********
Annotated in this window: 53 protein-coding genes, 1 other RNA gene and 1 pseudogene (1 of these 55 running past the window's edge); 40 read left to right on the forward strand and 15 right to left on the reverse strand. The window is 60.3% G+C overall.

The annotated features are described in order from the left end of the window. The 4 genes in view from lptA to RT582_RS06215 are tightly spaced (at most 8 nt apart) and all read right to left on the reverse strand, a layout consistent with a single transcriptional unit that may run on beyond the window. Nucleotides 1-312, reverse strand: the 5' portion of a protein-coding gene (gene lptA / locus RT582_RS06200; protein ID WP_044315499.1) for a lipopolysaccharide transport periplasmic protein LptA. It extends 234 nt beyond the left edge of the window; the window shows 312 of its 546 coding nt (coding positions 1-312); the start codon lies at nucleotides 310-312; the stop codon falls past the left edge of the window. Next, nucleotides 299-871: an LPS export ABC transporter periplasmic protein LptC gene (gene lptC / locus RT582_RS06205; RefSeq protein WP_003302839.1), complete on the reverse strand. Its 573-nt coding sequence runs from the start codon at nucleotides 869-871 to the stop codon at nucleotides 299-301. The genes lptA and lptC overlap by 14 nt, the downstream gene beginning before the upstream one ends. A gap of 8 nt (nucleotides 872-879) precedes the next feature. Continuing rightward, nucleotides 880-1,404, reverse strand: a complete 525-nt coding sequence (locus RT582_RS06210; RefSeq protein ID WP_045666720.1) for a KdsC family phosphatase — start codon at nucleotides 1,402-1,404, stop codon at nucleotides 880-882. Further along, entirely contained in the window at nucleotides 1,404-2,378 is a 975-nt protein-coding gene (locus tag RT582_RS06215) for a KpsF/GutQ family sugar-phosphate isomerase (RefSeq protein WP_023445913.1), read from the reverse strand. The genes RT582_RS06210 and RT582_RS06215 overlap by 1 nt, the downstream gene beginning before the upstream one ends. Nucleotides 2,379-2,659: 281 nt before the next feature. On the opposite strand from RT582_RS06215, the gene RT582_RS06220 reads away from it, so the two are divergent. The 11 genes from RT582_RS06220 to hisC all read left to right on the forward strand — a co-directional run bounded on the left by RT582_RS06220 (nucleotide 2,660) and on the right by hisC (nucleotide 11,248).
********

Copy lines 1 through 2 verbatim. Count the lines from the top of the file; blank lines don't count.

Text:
Annotated in this window: 53 protein-coding genes, 1 other RNA gene and 1 pseudogene (1 of these 55 running past the window's edge); 40 read left to right on the forward strand and 15 right to left on the reverse strand. The window is 60.3% G+C overall.

The annotated features are described in order from the left end of the window. The 4 genes in view from lptA to RT582_RS06215 are tightly spaced (at most 8 nt apart) and all read right to left on the reverse strand, a layout consistent with a single transcriptional unit that may run on beyond the window. Nucleotides 1-312, reverse strand: the 5' portion of a protein-coding gene (gene lptA / locus RT582_RS06200; protein ID WP_044315499.1) for a lipopolysaccharide transport periplasmic protein LptA. It extends 234 nt beyond the left edge of the window; the window shows 312 of its 546 coding nt (coding positions 1-312); the start codon lies at nucleotides 310-312; the stop codon falls past the left edge of the window. Next, nucleotides 299-871: an LPS export ABC transporter periplasmic protein LptC gene (gene lptC / locus RT582_RS06205; RefSeq protein WP_003302839.1), complete on the reverse strand. Its 573-nt coding sequence runs from the start codon at nucleotides 869-871 to the stop codon at nucleotides 299-301. The genes lptA and lptC overlap by 14 nt, the downstream gene beginning before the upstream one ends. A gap of 8 nt (nucleotides 872-879) precedes the next feature. Continuing rightward, nucleotides 880-1,404, reverse strand: a complete 525-nt coding sequence (locus RT582_RS06210; RefSeq protein ID WP_045666720.1) for a KdsC family phosphatase — start codon at nucleotides 1,402-1,404, stop codon at nucleotides 880-882. Further along, entirely contained in the window at nucleotides 1,404-2,378 is a 975-nt protein-coding gene (locus tag RT582_RS06215) for a KpsF/GutQ family sugar-phosphate isomerase (RefSeq protein WP_023445913.1), read from the reverse strand. The genes RT582_RS06210 and RT582_RS06215 overlap by 1 nt, the downstream gene beginning before the upstream one ends. Nucleotides 2,379-2,659: 281 nt before the next feature. On the opposite strand from RT582_RS06215, the gene RT582_RS06220 reads away from it, so the two are divergent. The 11 genes from RT582_RS06220 to hisC all read left to right on the forward strand — a co-directional run bounded on the left by RT582_RS06220 (nucleotide 2,660) and on the right by hisC (nucleotide 11,248).